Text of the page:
Yesterday, Tigers owner Mike Ilitch announced that his team had signed Prince FIelder to a 9 year, 214 million dollar contract—for those wondering this means Fielder, if paid in $1 bills, is going to receive about 471,790 lbs of money, or about 1716 Prince Fielder's worth of money. Diversions aside, when Fielder's deal was announced there were heaps of praise served to Ilitch and, in some cases, Detroit fans:
fans show up in droves despite terrible economy and owner rewards them by signing a star. That's how it's supposed to work.
-John Perrotto via Twitter
First, let's figure out if the claim that Tigers fans supported the team to an unusual extent is credible:
Detroit went to the World Series in 2006, the last time they had made the playoffs before 2011. In that context, my cocked-head guess is that Detroit is supported almost exactly at the level we ought to expect. Detroit is something like the 12th largest metro area in the US and, by these rankings for radio market size, about the 11th largest market. Obviously, all of the markets ahead of Detroit have (at least) one baseball team, so it follows that the Tigers, if they don't absolutely poison the well, ought to be about the eleventh best supported team in an average year.
That term 'average year' probably isn't a particularly useful one, and we could anecdotally point out how bad the Detroit economy is, but there's not much of an argument here. The stronger argument would be if Detroit pulled a St. Louis, which consistently ranks much higher by attendance percentage than it does by market size.
Anyway, point being: Tigers' fans don't appear to have done anything particularly inspirational to push Illitch to this move, as Perrotto asserts with his imagined virtuous cycle. Tigers fans didn't show up at any greater rate than they had the previous few years, and, just as expected, fan interest had waned as the Tigers became farther removed from the playoffs. If someone wants to do a more complex analysis (and one is certainly justified), I'm happy to be proven wrong.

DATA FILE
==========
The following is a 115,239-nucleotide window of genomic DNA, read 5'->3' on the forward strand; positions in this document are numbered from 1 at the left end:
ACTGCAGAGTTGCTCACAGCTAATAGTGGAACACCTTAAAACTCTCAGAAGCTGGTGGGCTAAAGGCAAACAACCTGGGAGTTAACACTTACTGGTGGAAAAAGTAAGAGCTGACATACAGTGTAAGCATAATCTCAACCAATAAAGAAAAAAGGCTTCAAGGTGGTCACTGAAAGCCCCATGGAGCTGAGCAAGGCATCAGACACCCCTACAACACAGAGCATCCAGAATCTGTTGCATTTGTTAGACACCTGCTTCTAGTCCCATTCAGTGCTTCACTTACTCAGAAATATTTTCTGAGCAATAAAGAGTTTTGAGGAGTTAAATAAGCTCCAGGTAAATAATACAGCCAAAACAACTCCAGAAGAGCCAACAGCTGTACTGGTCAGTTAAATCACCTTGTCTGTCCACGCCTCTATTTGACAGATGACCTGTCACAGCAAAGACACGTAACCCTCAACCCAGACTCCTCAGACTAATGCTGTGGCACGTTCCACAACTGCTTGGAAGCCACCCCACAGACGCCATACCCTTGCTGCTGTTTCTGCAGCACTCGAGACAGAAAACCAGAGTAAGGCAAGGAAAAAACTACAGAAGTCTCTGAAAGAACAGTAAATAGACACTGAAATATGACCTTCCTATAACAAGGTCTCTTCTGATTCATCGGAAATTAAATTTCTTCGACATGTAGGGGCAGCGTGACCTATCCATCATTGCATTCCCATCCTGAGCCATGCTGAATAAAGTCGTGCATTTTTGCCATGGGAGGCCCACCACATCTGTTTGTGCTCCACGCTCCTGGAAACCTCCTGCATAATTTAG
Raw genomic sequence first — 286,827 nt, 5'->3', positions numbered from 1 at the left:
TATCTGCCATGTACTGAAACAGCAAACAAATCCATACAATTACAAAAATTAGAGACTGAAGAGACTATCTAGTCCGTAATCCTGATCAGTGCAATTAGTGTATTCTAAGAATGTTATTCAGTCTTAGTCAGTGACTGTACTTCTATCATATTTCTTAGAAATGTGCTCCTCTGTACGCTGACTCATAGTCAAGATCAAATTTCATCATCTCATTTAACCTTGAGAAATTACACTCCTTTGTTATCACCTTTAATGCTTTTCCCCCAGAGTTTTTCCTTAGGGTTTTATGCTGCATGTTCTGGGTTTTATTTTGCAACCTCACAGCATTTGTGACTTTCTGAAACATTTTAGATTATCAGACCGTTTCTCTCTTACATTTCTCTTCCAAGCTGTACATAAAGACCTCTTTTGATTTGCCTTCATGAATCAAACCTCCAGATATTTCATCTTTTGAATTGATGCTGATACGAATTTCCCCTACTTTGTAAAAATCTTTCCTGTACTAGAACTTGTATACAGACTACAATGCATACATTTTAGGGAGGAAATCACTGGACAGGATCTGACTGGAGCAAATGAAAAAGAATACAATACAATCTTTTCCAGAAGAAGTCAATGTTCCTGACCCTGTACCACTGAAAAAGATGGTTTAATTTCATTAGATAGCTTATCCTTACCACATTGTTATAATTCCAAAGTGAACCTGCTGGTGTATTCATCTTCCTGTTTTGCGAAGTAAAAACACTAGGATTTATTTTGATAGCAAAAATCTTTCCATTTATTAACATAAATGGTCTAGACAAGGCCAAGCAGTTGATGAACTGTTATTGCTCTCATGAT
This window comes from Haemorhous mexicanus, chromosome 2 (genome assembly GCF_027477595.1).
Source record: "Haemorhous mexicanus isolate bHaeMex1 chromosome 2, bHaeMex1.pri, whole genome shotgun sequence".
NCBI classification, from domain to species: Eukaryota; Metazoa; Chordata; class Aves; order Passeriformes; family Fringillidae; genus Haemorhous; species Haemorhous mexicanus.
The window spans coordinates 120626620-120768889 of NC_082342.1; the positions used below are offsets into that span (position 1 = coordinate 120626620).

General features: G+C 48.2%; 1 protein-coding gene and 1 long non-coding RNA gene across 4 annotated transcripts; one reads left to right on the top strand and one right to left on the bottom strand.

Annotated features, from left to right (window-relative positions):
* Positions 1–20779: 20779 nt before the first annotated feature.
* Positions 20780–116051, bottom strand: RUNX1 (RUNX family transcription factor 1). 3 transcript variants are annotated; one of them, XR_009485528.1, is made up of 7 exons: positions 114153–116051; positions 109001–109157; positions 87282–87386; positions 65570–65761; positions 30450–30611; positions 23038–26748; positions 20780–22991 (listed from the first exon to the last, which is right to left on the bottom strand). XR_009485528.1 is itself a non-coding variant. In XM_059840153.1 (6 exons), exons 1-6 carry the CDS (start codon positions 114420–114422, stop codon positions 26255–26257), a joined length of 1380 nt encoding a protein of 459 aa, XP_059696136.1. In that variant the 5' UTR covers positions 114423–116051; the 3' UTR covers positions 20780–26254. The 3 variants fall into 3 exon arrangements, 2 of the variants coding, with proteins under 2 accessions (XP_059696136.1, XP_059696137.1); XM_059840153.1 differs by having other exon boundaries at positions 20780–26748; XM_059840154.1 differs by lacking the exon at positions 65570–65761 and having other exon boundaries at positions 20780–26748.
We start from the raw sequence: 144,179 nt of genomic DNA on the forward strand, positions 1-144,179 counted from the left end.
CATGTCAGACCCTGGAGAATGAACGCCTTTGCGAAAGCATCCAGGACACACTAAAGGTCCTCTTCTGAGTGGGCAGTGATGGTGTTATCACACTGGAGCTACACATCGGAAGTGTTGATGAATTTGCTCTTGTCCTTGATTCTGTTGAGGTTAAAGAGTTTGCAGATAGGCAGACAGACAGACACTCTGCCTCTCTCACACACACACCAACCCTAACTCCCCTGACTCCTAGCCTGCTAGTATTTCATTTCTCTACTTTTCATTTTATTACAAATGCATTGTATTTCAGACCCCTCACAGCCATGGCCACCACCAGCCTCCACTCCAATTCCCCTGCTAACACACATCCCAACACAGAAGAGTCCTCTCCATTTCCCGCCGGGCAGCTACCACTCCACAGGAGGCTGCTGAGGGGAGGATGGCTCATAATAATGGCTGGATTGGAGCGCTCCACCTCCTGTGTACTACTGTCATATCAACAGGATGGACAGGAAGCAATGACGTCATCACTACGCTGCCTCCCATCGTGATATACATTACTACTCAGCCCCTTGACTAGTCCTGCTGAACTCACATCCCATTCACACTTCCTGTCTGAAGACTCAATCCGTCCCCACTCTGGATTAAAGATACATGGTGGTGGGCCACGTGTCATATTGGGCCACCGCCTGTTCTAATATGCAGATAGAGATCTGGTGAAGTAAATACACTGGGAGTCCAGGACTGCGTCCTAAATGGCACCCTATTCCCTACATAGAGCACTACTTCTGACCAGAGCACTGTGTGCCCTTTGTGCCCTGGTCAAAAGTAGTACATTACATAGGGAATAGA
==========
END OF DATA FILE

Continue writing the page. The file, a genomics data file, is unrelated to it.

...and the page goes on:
The question that's more interesting to me is if what Perrotto is asserting about "the way it should be" is actually, well, the way it should be. Should fans show up in droves with the hope of being 'rewarded' by an owner opening the coffers? A rudimentary analysis rooted in American capitalism would indicate no. No one expects to go to a poor performing restaurant and spend a lot of cash with the expectation that the restaurant will approve in quality. Unquestionably, there are instances where we choose to patronize a place in the hopes that it will grow and, perhaps, marginally improve (think local coffee shop), but the basic consumer relationship is one that's founded on being sold a quality product by the business, as opposed to motivating a business to sell a quality product by patronizing it.
Perrotto is really just parroting a sunnier version of the logic that many CleCommers sense in Dolan's reticence to spend wildly—a lot of the anger towards Cleveland ownership and management, in my estimation, is based in a refusal to be labeled a 'bad' fan because of an unwillingness to spend a week's wages on a night at the park supporting a lousy team. When this relationship between payroll and attendance is spelled out by Shapiro or Antonetti, it feels, to many, like a thinly veiled guilt trip.